This is what the ‘danger triangle’ on your face actually is

Jessica Brown@Jessica_E_Brown
Saturday 26 November 2016 09:15

A viral video warning people not to pluck or trim nose hairs because it can kill you has been disputed by a leading ear, nose and throat doctor. He says it's no more than a publicity stunt.

The area between the mouth and nose has been dubbed the ‘danger triangle,’ by an otologist, who says this area can pass infections to the brain. This is because the same veins that carry blood out of the nose meet with veins that carry blood out from the brain.

Dr Erich Voigt explains in this Business Insider video:

The nose filters all the air we breathe in and the first filter are actually the hairs that are present. They’re called vibrissae. 

The vibrissae, are helpful filters for large particles. It may be a problem when people trim those hairs too close, or if they pluck them, because there are germs that live at the base of the hair follicles and when the hair follicles are pulled out, the germs can go into that space and induce an infection.

Those infections are extremely dangerous and they can be lethal. The veins that drain the blood from the nose drain posteriorly to the same veins that go to drain the brain so the germs can travel from the front to the back from those veins and induce meningitis or brain abbesses.

It’s called the danger triangle.

But this, according to leading Harley Street otologist Gerald Brookes, is rubbish. He told Indy100 that the issue has been "overblown":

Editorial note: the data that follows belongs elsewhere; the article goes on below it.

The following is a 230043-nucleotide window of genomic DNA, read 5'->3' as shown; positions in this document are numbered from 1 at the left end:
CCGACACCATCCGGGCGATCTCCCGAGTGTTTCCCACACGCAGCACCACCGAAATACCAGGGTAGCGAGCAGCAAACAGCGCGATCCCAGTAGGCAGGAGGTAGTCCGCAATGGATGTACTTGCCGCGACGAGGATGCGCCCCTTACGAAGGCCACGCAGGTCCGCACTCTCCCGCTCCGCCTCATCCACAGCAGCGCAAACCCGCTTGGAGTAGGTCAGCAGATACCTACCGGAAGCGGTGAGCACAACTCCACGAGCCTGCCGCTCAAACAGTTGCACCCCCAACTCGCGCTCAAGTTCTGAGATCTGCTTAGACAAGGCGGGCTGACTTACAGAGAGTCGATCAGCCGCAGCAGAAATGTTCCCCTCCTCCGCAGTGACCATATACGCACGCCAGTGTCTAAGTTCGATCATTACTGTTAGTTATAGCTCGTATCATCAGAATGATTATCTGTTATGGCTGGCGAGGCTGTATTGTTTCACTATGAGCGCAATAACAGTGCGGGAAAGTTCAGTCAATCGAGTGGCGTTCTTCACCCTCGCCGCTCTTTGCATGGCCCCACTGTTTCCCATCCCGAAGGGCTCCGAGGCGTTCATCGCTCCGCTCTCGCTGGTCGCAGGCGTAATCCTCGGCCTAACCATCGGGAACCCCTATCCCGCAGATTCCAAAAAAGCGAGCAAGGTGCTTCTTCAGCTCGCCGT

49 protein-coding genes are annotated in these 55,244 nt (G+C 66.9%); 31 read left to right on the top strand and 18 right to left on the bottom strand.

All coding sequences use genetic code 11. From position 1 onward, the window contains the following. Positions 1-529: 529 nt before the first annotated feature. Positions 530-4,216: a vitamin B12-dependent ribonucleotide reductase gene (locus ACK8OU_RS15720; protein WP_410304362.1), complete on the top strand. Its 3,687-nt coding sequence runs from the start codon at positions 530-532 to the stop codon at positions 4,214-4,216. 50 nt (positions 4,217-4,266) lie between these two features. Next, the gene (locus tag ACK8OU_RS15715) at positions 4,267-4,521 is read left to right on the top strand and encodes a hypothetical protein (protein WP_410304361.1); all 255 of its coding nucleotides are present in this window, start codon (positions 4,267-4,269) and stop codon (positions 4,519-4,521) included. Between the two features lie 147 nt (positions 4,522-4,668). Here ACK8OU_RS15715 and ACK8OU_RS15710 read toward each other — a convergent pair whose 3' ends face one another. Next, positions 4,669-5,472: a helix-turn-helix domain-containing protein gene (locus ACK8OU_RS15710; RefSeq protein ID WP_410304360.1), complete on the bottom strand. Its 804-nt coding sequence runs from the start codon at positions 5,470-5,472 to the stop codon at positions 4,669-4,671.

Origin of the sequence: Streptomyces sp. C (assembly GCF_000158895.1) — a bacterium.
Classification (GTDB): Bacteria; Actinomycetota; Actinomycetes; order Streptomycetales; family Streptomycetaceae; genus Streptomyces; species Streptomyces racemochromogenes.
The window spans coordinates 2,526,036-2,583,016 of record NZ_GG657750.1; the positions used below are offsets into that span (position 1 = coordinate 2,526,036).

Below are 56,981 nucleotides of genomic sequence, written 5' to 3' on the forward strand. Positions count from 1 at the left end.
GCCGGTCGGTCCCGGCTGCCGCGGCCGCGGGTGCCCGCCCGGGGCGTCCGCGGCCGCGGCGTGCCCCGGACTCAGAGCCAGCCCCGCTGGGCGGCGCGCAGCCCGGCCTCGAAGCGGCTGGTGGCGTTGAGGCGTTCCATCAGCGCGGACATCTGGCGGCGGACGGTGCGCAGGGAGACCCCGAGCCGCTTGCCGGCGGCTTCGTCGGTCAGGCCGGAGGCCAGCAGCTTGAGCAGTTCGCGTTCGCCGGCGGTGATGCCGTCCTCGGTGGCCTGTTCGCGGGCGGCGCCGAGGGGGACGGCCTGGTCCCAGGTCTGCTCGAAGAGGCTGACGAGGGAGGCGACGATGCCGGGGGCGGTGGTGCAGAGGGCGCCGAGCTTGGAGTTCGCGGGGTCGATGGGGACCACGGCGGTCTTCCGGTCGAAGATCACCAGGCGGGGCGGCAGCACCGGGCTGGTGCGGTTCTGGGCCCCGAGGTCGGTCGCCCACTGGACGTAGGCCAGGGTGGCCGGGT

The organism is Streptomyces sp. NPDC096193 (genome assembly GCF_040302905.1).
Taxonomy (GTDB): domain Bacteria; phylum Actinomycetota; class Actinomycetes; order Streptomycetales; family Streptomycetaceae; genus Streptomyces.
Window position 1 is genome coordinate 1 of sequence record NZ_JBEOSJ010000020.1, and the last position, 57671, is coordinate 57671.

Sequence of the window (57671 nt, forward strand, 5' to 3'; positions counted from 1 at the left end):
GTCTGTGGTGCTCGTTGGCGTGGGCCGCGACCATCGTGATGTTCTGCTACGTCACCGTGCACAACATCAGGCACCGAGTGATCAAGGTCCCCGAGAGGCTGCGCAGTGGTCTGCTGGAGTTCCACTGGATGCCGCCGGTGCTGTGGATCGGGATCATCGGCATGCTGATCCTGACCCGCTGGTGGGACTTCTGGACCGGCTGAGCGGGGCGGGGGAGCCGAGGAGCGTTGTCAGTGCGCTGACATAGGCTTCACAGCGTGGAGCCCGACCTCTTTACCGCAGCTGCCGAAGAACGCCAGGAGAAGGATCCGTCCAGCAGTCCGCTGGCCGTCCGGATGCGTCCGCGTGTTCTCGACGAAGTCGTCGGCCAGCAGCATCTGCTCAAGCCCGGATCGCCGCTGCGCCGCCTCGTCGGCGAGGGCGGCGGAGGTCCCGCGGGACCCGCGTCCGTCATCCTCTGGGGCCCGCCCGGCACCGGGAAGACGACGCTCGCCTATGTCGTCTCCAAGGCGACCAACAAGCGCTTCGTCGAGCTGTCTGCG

In my opinion there is no connection between plucking or trimming nasal hairs and local nasal infections, whilst the chances of any infection spreading to cause meningitis is remote. 

People can develop nasal tip infections from boils around the nostril hairs but that is invariably related to colonisation of the nasal skin with 'unfriendly' staphlococcal bacteria, not to hair trimming. 

Most cases of meningitis and frontal lobe brain abscesses, which from my 25-year experience at the National Hospital for Neurology & Neurosurgery, Queen Square, where many of the cases would be preferentially referred for specialist treatment, are very rare, and  are secondary to suppurating untreated sinus infections. 

In contrast, the nasal tip is equisitely sensitive and a local infection due to a boil around a hair follicle will cause severe pain early on, prompting the patient to seek antibiotic treatment much sooner rather than later.  I seriously think therefore that it would almost impossible for an simple infection like this to cause a septicaemia and intra-cranial complications.  

Brookes says the video has 'grossly exaggerated' a theoretical problem, rather than a clinical one.

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